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Evidence-Based Complementary and Alternative Medicine
Volume 2016 (2016), Article ID 5645632, 15 pages
Research Article

Acupoints Stimulation for Anxiety and Depression in Cancer Patients: A Quantitative Synthesis of Randomized Controlled Trials

1The Fifth Affiliated (Zhuhai) Hospital of Zunyi Medical University, No. 1439, Zhufeng Road, Zhuhai, Guangdong 519100, China
2School of Nursing, Fujian University of Traditional Chinese Medicine, No. 1, Qiuyang Road, Fuzhou, Fujian 350122, China
3The Second Affiliated People’s Hospital, Fujian University of Traditional Chinese Medicine, No. 282, Wusi Road, Fuzhou, Fujian 350003, China

Received 13 June 2015; Revised 9 November 2015; Accepted 17 November 2015

Academic Editor: Mary K. Garcia

Copyright © 2016 Tao Wang et al. This is an open access article distributed under the Creative Commons Attribution License, which permits unrestricted use, distribution, and reproduction in any medium, provided the original work is properly cited.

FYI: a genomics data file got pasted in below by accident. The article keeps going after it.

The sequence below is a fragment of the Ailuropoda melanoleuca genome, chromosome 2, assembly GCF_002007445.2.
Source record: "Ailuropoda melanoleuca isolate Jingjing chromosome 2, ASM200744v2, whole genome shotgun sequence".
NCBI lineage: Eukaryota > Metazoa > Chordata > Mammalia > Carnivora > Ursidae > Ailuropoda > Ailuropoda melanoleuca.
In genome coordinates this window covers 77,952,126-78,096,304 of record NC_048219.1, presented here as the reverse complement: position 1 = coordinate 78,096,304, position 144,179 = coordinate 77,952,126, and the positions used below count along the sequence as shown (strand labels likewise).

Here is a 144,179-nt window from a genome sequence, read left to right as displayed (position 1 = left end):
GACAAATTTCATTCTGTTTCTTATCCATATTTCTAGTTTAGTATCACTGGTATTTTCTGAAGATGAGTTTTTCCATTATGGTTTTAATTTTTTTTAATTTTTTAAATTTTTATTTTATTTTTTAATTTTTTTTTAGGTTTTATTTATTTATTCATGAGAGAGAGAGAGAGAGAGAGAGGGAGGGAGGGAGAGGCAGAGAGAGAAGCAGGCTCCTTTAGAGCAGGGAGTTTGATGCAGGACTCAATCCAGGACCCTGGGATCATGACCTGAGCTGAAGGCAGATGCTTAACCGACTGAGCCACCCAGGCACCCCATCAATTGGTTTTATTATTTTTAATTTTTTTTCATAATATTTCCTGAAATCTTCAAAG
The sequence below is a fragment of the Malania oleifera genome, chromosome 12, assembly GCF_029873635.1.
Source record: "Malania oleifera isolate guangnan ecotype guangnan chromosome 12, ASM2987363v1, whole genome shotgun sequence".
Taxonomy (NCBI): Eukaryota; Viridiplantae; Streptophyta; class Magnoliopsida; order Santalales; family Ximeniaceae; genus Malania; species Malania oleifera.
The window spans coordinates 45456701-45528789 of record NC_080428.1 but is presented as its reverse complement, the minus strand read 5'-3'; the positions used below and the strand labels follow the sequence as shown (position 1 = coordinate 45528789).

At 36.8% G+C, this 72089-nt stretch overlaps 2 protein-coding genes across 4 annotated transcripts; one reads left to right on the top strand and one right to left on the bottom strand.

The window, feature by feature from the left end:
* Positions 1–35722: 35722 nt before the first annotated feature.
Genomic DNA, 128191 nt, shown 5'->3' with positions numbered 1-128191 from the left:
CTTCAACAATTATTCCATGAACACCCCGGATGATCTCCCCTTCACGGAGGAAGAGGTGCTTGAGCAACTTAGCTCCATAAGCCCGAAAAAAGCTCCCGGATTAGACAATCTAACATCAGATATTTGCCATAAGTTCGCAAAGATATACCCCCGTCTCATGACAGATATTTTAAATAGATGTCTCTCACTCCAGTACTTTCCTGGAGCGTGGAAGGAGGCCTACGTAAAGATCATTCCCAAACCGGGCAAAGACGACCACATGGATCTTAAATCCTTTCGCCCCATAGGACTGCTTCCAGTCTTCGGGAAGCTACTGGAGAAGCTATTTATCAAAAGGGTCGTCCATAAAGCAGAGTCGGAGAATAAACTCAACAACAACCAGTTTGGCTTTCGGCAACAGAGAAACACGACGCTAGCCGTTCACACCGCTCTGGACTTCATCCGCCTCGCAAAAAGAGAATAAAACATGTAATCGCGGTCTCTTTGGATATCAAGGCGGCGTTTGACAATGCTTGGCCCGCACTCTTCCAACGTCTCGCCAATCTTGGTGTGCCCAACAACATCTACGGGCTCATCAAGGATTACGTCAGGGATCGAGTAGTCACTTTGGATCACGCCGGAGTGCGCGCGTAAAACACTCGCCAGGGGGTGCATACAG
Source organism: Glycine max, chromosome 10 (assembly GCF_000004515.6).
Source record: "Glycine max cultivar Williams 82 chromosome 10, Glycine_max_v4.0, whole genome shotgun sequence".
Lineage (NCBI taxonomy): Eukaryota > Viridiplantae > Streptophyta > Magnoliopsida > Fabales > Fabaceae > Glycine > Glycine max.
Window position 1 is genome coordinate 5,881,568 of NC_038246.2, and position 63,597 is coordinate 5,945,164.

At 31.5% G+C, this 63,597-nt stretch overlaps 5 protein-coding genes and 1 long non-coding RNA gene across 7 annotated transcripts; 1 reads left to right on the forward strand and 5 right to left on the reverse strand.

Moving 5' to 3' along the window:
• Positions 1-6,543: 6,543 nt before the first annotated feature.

This study aims at concluding the current evidence on the therapeutic effects of acupoints stimulation for cancer patients with anxiety and depression. Randomized controlled trials using acupoints stimulation for relieving anxiety and/or depression in cancer patients were searched, and 11 studies were finally included, of which eight trials compared acupoints stimulation with standard methods of treatment/care, and acupoints stimulation showed significantly better effects in improving depression than using standard methods of treatment/care. Four studies compared true acupoints stimulation with sham methods, and no significant differences can be found between groups for either depression or anxiety, although the pooled effects still favored true intervention. For the five studies that evaluated sleep quality, the results were conflicting, with three supporting the superiority of acupoints stimulation in improving sleep quality and two demonstrating no differences across groups. Acupoints stimulation seems to be an effective approach in relieving depression and anxiety in cancer patients, and placebo effects may partially contribute to the benefits. However, the evidence is not conclusive due to the limited number of included studies and the clinical heterogeneity identified among trials. More rigorous designed randomized, sham-controlled studies are necessary in future research.